An Inner Dialogue on the Definition of Recycling
In What is Recycling?, I made the claim that recycling is the sourcing of a by-product as an input into the production of another good. As it turns out, it is similar to the EPA’s definition, the only difference being that the EPA explicitly states that the primary alternative of the by-product is waste.
Recycling is defined as the recovery of useful materials, such as paper, glass, plastic and metals, from the MSW stream, along with the transformation of the materials, to make new products to reduce the amount of virgin raw materials needed to meet consumer demands (bolding is mine).
For the most part, I don’t have an issue with this definition, nor would 99% of people. That said, when thinking about the economics of recycling, I do want to avoid a definition based in the context of waste. In my opinion, the economics is about the relative prices of by-products. Maybe the option with the greatest gain is disposal or it’s between two recycling opportunities. If the latter, then throwing it away is not a reasonable alternative and the idea that the by-product is “from the MSW stream” isn’t true (MSW is Municipal Solid Waste).
Less important, why must recycling “reduce the amount of virgin raw materials”, all else constant? The idea here is that recycled materials are a substitute for virgin materials. That’s fine, however, that isn’t a definition of recycling as a behavior, but an effect of recycling or motivation to recycle. Therefore, I would update their definition to match with my own.
Recycling is the process of sourcing by-products as an input into the production of another good.
To be honest, my distinction may prove meaningless and pedantic. How much it matters will depend on how the EPA or those studying the economics of by-products apply their definition. In the meantime, below is an inner dialogue between me and a skeptical, but open-minded persona I rely on, so you can decide for yourself.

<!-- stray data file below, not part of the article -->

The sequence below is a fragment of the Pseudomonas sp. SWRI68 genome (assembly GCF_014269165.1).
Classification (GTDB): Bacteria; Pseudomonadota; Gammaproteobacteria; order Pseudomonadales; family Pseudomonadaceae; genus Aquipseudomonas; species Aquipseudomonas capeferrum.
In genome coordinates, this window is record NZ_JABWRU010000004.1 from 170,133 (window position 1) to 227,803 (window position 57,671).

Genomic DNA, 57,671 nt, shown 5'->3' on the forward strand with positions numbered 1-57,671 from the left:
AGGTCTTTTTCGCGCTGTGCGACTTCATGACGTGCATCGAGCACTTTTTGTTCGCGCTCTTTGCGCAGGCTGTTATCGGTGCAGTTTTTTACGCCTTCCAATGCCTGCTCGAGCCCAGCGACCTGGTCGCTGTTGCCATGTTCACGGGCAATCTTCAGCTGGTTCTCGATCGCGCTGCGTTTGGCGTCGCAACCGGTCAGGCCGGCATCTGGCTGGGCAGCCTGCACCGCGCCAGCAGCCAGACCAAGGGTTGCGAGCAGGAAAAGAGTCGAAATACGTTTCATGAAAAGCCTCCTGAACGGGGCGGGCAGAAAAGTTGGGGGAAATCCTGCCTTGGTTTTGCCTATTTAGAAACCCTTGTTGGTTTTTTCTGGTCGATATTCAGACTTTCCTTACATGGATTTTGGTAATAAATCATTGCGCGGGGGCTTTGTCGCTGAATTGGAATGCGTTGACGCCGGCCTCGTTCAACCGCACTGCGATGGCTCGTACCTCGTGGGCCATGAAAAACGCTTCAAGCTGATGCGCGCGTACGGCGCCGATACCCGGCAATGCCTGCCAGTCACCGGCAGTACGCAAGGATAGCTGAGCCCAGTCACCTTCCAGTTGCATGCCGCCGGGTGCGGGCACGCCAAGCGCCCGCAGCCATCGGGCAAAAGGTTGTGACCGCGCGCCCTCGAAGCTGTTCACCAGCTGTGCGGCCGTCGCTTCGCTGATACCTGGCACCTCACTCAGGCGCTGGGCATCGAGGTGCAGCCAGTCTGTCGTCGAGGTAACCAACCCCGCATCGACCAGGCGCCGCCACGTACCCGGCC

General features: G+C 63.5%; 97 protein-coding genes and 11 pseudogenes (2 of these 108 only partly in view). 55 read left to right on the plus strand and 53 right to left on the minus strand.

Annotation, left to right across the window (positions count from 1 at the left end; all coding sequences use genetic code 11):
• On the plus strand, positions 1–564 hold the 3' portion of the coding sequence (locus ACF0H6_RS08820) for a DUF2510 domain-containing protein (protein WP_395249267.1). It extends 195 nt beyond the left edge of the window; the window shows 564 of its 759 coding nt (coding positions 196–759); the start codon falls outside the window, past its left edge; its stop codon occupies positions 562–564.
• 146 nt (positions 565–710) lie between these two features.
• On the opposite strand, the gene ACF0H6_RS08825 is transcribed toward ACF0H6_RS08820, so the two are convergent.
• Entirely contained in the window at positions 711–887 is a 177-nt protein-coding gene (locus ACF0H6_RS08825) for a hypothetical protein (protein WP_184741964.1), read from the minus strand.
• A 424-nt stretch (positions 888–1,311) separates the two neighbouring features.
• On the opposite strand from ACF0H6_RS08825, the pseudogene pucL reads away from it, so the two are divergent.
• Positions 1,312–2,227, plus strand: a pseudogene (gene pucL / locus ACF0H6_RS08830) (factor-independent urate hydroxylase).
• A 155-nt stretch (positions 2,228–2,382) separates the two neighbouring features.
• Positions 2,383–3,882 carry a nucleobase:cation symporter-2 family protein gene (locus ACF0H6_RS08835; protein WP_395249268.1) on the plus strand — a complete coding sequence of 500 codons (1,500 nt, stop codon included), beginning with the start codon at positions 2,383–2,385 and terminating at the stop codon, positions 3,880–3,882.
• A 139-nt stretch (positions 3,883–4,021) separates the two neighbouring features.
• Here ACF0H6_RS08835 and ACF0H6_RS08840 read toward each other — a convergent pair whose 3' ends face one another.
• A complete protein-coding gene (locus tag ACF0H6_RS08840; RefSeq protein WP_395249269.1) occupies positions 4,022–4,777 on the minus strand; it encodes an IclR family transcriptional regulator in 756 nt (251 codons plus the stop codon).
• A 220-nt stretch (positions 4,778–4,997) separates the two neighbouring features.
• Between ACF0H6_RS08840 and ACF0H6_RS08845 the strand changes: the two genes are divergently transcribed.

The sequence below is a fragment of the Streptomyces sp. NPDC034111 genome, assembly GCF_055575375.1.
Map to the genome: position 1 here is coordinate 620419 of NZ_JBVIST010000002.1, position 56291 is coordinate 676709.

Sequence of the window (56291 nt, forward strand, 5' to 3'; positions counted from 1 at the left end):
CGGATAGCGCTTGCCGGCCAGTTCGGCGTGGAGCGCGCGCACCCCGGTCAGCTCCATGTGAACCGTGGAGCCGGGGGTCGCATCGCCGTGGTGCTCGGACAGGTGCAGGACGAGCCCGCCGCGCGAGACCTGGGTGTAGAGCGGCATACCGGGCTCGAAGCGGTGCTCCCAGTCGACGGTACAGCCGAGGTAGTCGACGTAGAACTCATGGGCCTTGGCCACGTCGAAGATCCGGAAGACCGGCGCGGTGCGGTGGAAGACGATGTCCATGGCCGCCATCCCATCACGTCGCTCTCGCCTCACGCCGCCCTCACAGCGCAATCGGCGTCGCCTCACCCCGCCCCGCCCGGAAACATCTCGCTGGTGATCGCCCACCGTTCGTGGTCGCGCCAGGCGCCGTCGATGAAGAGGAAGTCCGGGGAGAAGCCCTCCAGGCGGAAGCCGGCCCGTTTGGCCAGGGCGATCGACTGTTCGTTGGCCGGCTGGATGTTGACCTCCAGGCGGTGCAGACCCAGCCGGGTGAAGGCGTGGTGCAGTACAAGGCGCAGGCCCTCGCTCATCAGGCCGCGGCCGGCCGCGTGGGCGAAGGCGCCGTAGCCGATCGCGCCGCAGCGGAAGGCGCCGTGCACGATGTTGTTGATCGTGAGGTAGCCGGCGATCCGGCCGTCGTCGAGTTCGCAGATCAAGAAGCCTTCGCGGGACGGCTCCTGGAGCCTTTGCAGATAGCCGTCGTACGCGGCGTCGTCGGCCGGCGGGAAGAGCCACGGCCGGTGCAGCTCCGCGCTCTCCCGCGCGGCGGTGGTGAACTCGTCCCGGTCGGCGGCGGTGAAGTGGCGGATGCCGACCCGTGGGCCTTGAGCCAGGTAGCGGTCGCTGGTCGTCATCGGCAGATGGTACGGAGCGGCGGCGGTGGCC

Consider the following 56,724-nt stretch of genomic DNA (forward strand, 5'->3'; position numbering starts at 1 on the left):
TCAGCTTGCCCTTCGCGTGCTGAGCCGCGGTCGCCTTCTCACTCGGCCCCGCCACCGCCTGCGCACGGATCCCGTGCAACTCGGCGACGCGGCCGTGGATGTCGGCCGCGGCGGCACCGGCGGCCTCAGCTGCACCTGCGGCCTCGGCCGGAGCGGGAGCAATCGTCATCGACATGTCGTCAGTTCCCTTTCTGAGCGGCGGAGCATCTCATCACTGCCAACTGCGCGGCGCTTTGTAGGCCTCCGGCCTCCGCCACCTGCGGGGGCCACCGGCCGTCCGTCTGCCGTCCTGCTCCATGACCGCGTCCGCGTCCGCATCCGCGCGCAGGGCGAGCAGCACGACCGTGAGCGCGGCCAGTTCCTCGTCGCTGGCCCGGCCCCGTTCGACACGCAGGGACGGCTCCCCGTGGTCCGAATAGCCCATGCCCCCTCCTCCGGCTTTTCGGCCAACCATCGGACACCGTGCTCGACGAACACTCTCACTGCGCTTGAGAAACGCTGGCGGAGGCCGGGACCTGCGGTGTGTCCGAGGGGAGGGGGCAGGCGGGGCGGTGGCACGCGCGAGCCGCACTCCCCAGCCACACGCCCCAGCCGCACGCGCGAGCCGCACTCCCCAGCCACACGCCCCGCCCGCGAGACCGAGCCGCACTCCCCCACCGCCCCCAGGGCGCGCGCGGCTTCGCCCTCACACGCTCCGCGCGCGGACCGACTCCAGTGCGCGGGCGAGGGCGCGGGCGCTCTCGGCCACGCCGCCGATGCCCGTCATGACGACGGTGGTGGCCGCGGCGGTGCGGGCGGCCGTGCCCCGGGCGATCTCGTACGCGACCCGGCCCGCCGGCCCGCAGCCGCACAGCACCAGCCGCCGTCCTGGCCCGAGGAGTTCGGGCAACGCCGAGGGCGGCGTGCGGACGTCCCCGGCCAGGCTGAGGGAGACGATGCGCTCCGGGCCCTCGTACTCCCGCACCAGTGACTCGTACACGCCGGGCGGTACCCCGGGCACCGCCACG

Persona: “Mainly, what you’re suggesting is removing ‘from the MSW’. That way, the context of recycling is generalized away from waste, right?”
Greg: “Right. I want to distinguish between re-purposing waste by-products and re-purposing by-products regardless of value designations.”
Persona: “Would you agree that by-products are usually unwanted results of some production or consumption process, i.e. trash?”
Greg: “Yes, usually. In fact, I concede that many or most by-products start out as waste from the perspective of the producer, or even of everyone. But, that is not always the case and it may change.”
Persona: “Well, if you concede that, explain what you mean then by ‘not always the case’. You can recycle a by-product that is not trash?”
Greg: “Yes, I can create a by-product never intended to be thrown away as trash. Bones and cuts of fat from meat are by-products of meat consumption and production. When buying meat, I plan to use the bones for broth or fat for tallow, otherwise I would dispose of them.”
Persona: “Great, so you would admit that the meat scraps would otherwise be thrown away. That is, enter the MSW stream.”
Greg: “Yes, but how many alternative uses must a by-product have? Imagine I have three uses for the meat scraps: tallow, dog food, and disposal (trash). Assume that both rending tallow and making dog food offer more potential gain than disposing of the scraps. The opportunity cost of producing tallow isn’t the gain from disposal, but from dog food and vice versa. Silly example, I know, but in any case the next best alternative isn’t disposal, therefore I recycled and I would not have otherwise thrown it away.”
Persona: “I see your confusion. Think of it this way, both making dog food and rendering tallow involve recycling meat scraps. Consider “recycling” as all possible alternatives to disposal. Now we have reduced the decision to a binary one. Namely, to one where you either recycle, in one of three ways, or to dispose of it. Now you see, when choosing to recycle you are always avoiding throwing something away.”
Greg: What if I defined all economic production as the process of “collecting materials that would have otherwise been thrown away and turning them into a new product?”
Persona: Economic production doesn’t deal with trash in any meaningful way, so the caveat ‘otherwise been thrown away’ is not only superfluous, but wrong.
Greg: I see your confusion, think of it this way. Consider “production” as all possible alternatives to disposal. Now we have reduced the decision to choosing whether to produce or throw something away.
Persona: Haha, yes, but recycling involves producing something from garbage.
Greg: No, I am suggesting recycling involves producing something from by-products, they don’t have to be considered garbage.
Persona: Fine, I remain only mildly convinced it’s too limiting as you described it.
Greg: That’s enough for me. I even admit it all seems quite pedantic at first.
Persona: Look, you’re a reasonable person, but you owe me evidence! How does the EPA apply their definition and how would you apply yours?
Greg: Yes, of course, I will endeavor to find some. Whether I am right, wrong, or only mildly convincing, you’ll be the first to know.